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Champagne is a sparkling wine, but not all sparkling wines are champagnes.
Some may argue that chic French champagne is the Queen of sparkling wine and are most probably right. It's the french that have produced this wine and is strictly produced in the Campania region. Using a scientific process and lending their knowledge to the “humble” - including ourselves – who decided to put bubbles in their wine sometimes even with extremely modest results. For example, the Asti, the Italian Prosecco and the Spanish Cava.
But how is a sparkling wine created? Using the classic process, the yeast converts the must's sugar into alcohol and carbon dioxide which escapes into the atmosphere. On the other hand in the case of sparkling wine the fermentation process takes place at two different times. The second fermentation, is the one that will differentiate the wine and will transform it from a "quite" wine to a sparkling or a semi-sparkling wine. By applying the second fermentation in a closed tank (Charmat Method or Metodo Italiano) traps the carbon dioxide and enriches the wine creating the desired bubbles. In the case of champagne the second fermentation is not applied in a closed tank but inside the bottle itself and this method is called “Methode Champenoise” which gives a special finesse to the Champagne or other wines that are produced using the same method. A third method applied only on cheap, simple wines, is the addition of carbon dioxide into the ready wine.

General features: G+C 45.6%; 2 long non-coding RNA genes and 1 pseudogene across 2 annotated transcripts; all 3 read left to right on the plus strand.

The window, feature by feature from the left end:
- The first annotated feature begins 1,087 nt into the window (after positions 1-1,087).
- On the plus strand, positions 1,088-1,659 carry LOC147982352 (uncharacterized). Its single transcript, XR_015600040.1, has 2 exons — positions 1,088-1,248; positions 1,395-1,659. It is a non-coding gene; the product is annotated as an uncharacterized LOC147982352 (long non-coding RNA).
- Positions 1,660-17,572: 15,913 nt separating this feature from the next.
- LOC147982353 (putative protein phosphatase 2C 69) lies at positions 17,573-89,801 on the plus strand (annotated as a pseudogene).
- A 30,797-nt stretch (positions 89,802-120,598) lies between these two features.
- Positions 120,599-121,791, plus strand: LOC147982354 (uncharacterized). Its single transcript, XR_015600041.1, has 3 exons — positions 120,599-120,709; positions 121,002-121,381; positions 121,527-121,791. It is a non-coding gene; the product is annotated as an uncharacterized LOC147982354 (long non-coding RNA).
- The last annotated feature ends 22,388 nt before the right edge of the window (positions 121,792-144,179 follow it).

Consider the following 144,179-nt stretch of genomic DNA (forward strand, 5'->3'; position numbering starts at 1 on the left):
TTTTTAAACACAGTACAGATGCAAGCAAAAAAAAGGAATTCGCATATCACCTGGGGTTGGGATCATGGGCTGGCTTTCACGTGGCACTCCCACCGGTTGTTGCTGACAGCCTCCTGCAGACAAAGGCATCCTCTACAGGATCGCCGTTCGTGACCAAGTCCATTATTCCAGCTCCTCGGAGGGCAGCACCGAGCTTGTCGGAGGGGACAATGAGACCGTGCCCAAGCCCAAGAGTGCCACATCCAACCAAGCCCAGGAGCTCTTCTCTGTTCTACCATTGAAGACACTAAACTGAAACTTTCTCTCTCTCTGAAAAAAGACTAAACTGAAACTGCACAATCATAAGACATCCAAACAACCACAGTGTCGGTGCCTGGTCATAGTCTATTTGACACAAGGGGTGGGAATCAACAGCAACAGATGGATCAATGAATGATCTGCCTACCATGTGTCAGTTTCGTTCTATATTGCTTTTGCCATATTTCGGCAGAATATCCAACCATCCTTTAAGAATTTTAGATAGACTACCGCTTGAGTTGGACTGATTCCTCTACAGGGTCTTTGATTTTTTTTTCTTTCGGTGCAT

How to enjoy bubbly?
Cool the champagne or the sparkling wine in a wine cooler or the refrigerator until it reaches a temperature of 8 – 10˚C and enjoy using the classic, tall flute glasses.
The excess pressure exerted in the bottle, from the dissolved carbon dioxide, is as follows:
Quiet wines: less than 1 atmosphere at 20 ˚C.
Semi-sparkling wines: from 1 to 2,5 atmospheres at 20 ˚C.
Sparkling wines: over 2,5 atmospheres at 20 ˚C.